Sunday, February 20, 2011
son of the servant of saint fillan
Which reminds me...
Of a couple things I'd been meaning to talk about.
Sorry for the late post. I wrote this really long thing about Stick, my next novel, and then I decided I couldn't post it.
A few weeks ago, I pasted in excerpts from stuff I'd written in the past year or so. Well, actually, I wrote Stick right at the very end of 2009, as a sort of see-if-I-could-do-NaNo thing. Which I did. And the product of that month of writing is going to be on the shelves this fall.
(and ARCs, which I am dying/dreading to see, will be out in a few weeks)
I think it was Matthew Rush who asked me about poetry. Like a lot of things (go figure...), I have strong opinions about poetry.
And Stick is written in a very weird way that some people are going to think is verse.
But it's not.
So don't go there.
Now, on the other hand, most of the chapters from In the Path of Falling Objects begin with verse, but nobody ever said anything about that to me. So, go figure.
Someone asked me about word count targets when I write. I don't really have them. Naturally, at the end of every day (and, believe me, I know when a writing day is ended) I do look at what I've done in relation to where the day began.
I'm never satisfied, though.
It took me about 5 weeks to write Stick. It's my shortest novel, too, at about 74,000 words. So, you can do the math as far as daily writing counts go.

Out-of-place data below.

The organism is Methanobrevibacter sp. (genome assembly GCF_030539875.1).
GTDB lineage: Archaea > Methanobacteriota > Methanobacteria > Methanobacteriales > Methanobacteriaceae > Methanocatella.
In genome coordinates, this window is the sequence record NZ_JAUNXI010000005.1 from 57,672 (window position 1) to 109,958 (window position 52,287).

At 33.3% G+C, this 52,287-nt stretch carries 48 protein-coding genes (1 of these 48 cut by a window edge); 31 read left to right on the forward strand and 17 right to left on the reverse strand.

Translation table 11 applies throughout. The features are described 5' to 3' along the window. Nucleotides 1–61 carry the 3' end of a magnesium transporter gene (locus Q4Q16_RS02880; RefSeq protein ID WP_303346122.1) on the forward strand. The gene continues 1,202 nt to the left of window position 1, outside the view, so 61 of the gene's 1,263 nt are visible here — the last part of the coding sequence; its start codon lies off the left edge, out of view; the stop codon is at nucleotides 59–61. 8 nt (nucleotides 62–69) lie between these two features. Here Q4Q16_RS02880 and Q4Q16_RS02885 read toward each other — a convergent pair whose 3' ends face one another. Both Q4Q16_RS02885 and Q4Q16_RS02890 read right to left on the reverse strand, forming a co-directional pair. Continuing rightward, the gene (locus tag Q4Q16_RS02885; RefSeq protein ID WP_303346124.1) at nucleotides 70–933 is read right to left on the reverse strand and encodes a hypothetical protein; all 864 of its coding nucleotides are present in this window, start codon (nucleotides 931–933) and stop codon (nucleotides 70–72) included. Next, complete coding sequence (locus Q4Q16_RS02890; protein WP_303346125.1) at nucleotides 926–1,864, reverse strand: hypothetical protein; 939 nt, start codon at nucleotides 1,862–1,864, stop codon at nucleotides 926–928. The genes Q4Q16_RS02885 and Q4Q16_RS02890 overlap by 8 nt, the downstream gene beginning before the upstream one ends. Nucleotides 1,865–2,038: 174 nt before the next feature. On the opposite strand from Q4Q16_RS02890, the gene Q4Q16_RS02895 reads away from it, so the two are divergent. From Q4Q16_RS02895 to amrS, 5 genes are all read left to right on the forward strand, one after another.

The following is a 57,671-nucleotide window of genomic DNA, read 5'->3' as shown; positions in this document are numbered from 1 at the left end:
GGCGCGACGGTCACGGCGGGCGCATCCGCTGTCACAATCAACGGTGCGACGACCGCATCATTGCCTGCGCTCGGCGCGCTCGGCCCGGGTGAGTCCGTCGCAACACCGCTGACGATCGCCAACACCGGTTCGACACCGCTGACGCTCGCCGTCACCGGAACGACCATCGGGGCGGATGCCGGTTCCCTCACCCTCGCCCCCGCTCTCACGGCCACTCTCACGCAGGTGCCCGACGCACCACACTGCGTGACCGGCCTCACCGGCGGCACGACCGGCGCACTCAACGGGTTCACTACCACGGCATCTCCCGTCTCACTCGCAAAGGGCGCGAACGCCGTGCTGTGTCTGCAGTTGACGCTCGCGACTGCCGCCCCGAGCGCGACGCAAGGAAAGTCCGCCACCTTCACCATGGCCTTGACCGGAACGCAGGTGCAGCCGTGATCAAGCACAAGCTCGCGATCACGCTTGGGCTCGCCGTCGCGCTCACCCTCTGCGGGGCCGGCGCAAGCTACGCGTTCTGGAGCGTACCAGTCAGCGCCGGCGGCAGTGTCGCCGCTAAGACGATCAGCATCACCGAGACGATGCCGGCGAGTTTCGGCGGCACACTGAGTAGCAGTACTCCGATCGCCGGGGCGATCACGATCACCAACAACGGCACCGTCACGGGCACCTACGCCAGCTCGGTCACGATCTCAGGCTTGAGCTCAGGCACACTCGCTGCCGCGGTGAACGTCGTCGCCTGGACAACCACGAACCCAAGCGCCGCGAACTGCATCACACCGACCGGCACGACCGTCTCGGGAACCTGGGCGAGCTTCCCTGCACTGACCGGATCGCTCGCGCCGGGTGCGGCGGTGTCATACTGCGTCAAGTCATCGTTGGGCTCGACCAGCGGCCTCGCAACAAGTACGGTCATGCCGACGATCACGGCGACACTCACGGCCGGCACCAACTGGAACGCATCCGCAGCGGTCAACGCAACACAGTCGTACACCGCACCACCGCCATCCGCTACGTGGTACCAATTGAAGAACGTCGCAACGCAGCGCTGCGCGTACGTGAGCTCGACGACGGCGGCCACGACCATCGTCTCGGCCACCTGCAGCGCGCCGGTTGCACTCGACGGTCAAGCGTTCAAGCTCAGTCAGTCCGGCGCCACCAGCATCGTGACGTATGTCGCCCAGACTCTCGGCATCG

And the book I am writing at the moment (which I will be finished with by April 22... among other reasons because I have a short-story deadline for an anthology I'm going to be in next year... and, besides that, I always know when I'll be finished with writing a novel), there are two sentences in particular, each of which I have rewritten more than 100 times now.
The first is 24 words, and the second is 34. They have nothing to do with one another and they occur at different points in the story arc. I'm definitely not going to post them, but I feel like they're perfect at this point and I can move on.
If pictures can contain 1000 words, then every novel has to have a few perfect sentences containing stories that vastly exceed the limits of a final punctuation mark.
Not every sentence.
That would be like death by chocolate.
But there needs to be some indeterminate number of them that you just want to read and taste over and over.
At least, that's what I believe.